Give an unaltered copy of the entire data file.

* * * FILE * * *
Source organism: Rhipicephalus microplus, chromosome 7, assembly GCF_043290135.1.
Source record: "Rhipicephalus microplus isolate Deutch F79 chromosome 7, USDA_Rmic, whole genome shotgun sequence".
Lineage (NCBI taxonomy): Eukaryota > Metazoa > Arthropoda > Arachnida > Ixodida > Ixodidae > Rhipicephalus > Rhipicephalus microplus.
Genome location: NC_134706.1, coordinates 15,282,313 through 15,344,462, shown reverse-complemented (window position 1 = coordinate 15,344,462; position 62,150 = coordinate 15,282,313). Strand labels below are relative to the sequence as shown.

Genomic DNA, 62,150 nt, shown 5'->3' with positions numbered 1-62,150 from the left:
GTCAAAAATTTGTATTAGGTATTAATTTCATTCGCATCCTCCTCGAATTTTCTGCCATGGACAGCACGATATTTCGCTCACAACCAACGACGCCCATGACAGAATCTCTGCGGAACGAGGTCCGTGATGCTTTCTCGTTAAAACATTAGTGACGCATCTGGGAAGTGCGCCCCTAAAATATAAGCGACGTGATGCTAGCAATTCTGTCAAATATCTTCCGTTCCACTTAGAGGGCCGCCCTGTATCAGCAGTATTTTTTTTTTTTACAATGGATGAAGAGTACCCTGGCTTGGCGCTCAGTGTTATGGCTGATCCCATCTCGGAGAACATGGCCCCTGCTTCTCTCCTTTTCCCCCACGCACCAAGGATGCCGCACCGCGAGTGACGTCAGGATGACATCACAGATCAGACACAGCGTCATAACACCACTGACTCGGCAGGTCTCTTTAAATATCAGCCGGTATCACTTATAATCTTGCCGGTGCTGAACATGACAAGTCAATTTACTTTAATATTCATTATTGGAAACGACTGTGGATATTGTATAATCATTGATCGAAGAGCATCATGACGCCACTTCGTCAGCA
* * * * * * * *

Source organism: Rhipicephalus microplus, chromosome 7, assembly GCF_043290135.1.
Source record: "Rhipicephalus microplus isolate Deutch F79 chromosome 7, USDA_Rmic, whole genome shotgun sequence".
Lineage (NCBI taxonomy): Eukaryota > Metazoa > Arthropoda > Arachnida > Ixodida > Ixodidae > Rhipicephalus > Rhipicephalus microplus.
Genome location: NC_134706.1, coordinates 15,282,313 through 15,344,462, shown reverse-complemented (window position 1 = coordinate 15,344,462; position 62,150 = coordinate 15,282,313). Strand labels below are relative to the sequence as shown.

Genomic DNA, 62,150 nt, shown 5'->3' with positions numbered 1-62,150 from the left:
GTCAAAAATTTGTATTAGGTATTAATTTCATTCGCATCCTCCTCGAATTTTCTGCCATGGACAGCACGATATTTCGCTCACAACCAACGACGCCCATGACAGAATCTCTGCGGAACGAGGTCCGTGATGCTTTCTCGTTAAAACATTAGTGACGCATCTGGGAAGTGCGCCCCTAAAATATAAGCGACGTGATGCTAGCAATTCTGTCAAATATCTTCCGTTCCACTTAGAGGGCCGCCCTGTATCAGCAGTATTTTTTTTTTTTACAATGGATGAAGAGTACCCTGGCTTGGCGCTCAGTGTTATGGCTGATCCCATCTCGGAGAACATGGCCCCTGCTTCTCTCCTTTTCCCCCACGCACCAAGGATGCCGCACCGCGAGTGACGTCAGGATGACATCACAGATCAGACACAGCGTCATAACACCACTGACTCGGCAGGTCTCTTTAAATATCAGCCGGTATCACTTATAATCTTGCCGGTGCTGAACATGACAAGTCAATTTACTTTAATATTCATTATTGGAAACGACTGTGGATATTGTATAATCATTGATCGAAGAGCATCATGACGCCACTTCGTCAGCA